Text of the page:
7.2 Defining developmentally on track

In 2006, the World Health Organisation (WHO) published the WHO Child Growth Standards. These standards specify “how children should grow” and form the basis for widely used anthropometric indicators such as stunting and wasting. We advocate a similar approach for child development. More in particular, the following steps:

  1. Measure child development on an interval scale;
  2. Estimate the age-conditional reference distribution for normal child development;
  3. Define the indicator developmentally on track as the proportion above a chosen cut-off.

Step 1 is solved by the D-score. Step 2 borrows from well-tested statistical methodology for constructing growth standards (Borghi et al. 2006). Step 3 can be done in different ways, but a applying a simple cut-off fits easily with regular practice in reporting international comparisons.

Figure 7.1 demonstrates steps 2 and 3 in more detail. Click ‘Next’ to advance a series of six steps:

  1. Plot the D-score by age;
  2. Model the relation between age and D-score by an LMS model. In practice, this amounts to smoothing three curves representing the median, coefficient of variation and the skewness.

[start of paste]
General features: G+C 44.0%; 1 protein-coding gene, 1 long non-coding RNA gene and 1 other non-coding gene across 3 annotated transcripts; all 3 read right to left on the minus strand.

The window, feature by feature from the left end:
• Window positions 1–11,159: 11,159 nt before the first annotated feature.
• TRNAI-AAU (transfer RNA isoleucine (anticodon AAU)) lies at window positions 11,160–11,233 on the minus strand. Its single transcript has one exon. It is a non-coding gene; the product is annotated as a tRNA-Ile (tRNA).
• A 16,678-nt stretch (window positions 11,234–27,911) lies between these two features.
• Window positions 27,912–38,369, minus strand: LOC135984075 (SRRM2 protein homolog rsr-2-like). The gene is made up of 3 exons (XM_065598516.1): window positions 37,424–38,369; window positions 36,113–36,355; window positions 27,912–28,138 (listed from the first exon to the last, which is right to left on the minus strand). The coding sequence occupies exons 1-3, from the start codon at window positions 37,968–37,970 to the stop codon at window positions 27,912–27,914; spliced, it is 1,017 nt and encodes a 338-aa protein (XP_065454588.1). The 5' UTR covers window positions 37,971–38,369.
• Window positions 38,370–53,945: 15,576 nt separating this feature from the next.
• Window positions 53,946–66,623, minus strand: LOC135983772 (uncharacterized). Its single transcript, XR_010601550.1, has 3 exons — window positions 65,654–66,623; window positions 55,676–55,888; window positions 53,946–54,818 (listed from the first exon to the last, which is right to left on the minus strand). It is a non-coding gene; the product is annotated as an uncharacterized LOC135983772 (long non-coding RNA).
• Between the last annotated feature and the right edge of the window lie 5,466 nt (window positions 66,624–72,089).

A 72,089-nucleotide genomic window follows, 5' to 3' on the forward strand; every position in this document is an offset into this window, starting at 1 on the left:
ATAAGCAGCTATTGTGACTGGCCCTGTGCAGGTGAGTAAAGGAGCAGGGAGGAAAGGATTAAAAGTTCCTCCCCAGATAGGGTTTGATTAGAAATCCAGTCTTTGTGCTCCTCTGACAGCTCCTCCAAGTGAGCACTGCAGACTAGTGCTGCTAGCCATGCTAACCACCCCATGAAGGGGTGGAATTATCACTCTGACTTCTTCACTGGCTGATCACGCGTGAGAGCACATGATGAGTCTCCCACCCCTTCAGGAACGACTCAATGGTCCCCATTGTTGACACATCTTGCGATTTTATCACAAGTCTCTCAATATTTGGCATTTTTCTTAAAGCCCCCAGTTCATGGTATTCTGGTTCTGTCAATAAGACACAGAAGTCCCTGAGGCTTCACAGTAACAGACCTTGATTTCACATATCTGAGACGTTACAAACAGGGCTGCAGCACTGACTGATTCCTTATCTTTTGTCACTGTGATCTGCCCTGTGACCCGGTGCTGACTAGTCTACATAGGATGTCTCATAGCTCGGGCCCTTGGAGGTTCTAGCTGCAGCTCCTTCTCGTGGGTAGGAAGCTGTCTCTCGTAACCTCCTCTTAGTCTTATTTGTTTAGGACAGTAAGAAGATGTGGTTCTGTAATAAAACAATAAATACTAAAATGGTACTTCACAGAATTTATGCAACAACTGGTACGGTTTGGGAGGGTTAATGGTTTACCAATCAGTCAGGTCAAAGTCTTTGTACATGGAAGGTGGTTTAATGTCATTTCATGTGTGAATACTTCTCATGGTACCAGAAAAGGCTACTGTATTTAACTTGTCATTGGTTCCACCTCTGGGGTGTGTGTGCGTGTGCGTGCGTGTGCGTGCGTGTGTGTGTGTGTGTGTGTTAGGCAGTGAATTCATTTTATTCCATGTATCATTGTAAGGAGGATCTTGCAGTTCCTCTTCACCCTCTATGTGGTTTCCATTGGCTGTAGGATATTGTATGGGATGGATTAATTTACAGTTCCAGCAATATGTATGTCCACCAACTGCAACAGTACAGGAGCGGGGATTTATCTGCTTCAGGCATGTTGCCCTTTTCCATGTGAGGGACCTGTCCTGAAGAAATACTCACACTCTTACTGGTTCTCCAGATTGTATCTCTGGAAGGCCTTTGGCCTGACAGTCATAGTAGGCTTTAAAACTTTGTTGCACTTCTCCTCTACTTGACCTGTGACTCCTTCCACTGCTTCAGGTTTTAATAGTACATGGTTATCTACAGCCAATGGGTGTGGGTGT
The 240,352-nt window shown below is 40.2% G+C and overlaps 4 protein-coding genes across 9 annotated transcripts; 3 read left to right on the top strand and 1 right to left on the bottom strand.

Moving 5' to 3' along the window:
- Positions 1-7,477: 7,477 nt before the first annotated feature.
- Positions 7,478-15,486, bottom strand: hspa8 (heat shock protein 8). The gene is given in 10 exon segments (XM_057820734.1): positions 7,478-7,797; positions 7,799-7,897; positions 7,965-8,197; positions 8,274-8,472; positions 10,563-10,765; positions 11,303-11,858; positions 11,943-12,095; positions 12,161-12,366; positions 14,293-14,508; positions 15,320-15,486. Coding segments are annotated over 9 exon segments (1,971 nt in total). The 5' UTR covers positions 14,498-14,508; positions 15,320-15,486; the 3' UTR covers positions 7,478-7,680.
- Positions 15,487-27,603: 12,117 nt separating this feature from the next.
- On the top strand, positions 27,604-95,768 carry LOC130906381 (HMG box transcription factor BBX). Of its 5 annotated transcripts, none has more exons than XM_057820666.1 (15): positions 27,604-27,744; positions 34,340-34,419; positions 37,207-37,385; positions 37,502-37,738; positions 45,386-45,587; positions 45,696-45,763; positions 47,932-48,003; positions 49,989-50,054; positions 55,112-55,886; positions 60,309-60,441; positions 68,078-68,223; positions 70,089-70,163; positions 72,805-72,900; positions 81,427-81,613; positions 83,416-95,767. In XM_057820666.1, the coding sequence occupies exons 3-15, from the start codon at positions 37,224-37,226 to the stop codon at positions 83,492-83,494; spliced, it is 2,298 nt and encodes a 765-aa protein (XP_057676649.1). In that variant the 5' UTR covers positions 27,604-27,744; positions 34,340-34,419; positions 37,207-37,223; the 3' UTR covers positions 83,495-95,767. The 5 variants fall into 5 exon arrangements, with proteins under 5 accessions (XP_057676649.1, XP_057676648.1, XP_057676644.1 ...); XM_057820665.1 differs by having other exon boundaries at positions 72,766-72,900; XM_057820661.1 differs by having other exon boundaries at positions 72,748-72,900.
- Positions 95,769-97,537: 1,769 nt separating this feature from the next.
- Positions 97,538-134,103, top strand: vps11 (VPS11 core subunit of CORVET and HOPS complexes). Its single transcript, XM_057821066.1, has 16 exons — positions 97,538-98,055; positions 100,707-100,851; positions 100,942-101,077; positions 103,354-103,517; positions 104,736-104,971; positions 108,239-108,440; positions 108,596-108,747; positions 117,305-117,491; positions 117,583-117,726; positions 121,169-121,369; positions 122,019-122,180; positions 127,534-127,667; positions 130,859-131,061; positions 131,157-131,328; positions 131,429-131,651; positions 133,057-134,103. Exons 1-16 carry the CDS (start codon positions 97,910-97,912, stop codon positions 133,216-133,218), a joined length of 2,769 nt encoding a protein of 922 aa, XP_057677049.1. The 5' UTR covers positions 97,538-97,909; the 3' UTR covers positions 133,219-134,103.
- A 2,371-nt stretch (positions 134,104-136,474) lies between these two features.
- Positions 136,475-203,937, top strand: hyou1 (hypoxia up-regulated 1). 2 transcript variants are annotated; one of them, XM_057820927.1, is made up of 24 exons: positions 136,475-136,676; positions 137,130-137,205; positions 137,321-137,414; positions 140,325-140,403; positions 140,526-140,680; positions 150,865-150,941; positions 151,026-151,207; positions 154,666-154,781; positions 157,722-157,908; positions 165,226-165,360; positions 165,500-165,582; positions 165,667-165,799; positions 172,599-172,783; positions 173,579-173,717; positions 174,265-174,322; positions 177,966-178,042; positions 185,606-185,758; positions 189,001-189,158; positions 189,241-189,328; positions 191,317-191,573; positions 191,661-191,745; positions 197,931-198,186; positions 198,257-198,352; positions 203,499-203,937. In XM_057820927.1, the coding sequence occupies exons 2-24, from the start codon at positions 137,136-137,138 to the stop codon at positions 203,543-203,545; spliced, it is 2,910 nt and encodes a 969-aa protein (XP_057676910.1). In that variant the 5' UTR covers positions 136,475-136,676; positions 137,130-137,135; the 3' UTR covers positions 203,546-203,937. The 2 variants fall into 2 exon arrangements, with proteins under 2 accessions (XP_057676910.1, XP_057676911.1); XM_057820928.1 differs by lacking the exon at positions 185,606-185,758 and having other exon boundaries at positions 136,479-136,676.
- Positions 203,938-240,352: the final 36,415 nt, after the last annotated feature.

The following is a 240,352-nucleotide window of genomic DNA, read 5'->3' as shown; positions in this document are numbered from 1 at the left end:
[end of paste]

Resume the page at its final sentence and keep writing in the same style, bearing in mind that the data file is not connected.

3. Present the centile lines for the model;
  4. Plot the age-standardized scores for development (DAZ);
  5. Draw standard deviation lines to indicate the location at \(\pm\) 1 and \(\pm\) 2 standard deviation from the mean;
  6. Count observations above the -2 SD line as on-track. Count observation below the -2 SD lines as off-track (red dots).

Note: These SD lines build upon on a convenience sample. The GCDG cohorts are not representative samples, and the countries are not representative of the world. While we should not over-interpret these references, they play a central role in a stepwise, principled approach to define “developmentally on track.”